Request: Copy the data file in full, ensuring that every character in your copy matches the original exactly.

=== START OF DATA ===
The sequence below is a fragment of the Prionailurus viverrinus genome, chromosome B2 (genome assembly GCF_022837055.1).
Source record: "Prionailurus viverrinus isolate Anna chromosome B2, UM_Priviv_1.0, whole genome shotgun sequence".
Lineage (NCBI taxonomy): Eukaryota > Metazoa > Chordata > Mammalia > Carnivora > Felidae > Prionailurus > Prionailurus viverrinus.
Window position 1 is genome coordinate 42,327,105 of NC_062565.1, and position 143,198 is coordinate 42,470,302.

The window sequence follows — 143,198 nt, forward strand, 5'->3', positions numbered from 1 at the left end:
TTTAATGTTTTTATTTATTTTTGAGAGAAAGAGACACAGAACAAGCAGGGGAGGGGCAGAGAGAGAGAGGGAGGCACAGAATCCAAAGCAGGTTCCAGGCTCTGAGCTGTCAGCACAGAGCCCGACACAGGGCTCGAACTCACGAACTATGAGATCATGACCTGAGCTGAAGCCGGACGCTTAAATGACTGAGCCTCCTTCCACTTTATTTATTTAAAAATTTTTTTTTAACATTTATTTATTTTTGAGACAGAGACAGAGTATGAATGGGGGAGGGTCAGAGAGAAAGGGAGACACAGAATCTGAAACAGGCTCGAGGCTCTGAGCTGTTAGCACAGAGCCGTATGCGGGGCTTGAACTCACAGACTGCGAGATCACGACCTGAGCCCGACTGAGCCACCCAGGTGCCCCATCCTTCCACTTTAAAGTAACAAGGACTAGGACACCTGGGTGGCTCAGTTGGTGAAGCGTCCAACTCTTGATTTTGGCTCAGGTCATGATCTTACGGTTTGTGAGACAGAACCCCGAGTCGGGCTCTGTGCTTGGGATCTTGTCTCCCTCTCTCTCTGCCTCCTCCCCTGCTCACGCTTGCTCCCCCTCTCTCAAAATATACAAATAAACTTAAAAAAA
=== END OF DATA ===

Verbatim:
The sequence below is a fragment of the Prionailurus viverrinus genome, chromosome B2 (genome assembly GCF_022837055.1).
Source record: "Prionailurus viverrinus isolate Anna chromosome B2, UM_Priviv_1.0, whole genome shotgun sequence".
Lineage (NCBI taxonomy): Eukaryota > Metazoa > Chordata > Mammalia > Carnivora > Felidae > Prionailurus > Prionailurus viverrinus.
Window position 1 is genome coordinate 42,327,105 of NC_062565.1, and position 143,198 is coordinate 42,470,302.

The window sequence follows — 143,198 nt, forward strand, 5'->3', positions numbered from 1 at the left end:
TTTAATGTTTTTATTTATTTTTGAGAGAAAGAGACACAGAACAAGCAGGGGAGGGGCAGAGAGAGAGAGGGAGGCACAGAATCCAAAGCAGGTTCCAGGCTCTGAGCTGTCAGCACAGAGCCCGACACAGGGCTCGAACTCACGAACTATGAGATCATGACCTGAGCTGAAGCCGGACGCTTAAATGACTGAGCCTCCTTCCACTTTATTTATTTAAAAATTTTTTTTTAACATTTATTTATTTTTGAGACAGAGACAGAGTATGAATGGGGGAGGGTCAGAGAGAAAGGGAGACACAGAATCTGAAACAGGCTCGAGGCTCTGAGCTGTTAGCACAGAGCCGTATGCGGGGCTTGAACTCACAGACTGCGAGATCACGACCTGAGCCCGACTGAGCCACCCAGGTGCCCCATCCTTCCACTTTAAAGTAACAAGGACTAGGACACCTGGGTGGCTCAGTTGGTGAAGCGTCCAACTCTTGATTTTGGCTCAGGTCATGATCTTACGGTTTGTGAGACAGAACCCCGAGTCGGGCTCTGTGCTTGGGATCTTGTCTCCCTCTCTCTCTGCCTCCTCCCCTGCTCACGCTTGCTCCCCCTCTCTCAAAATATACAAATAAACTTAAAAAAA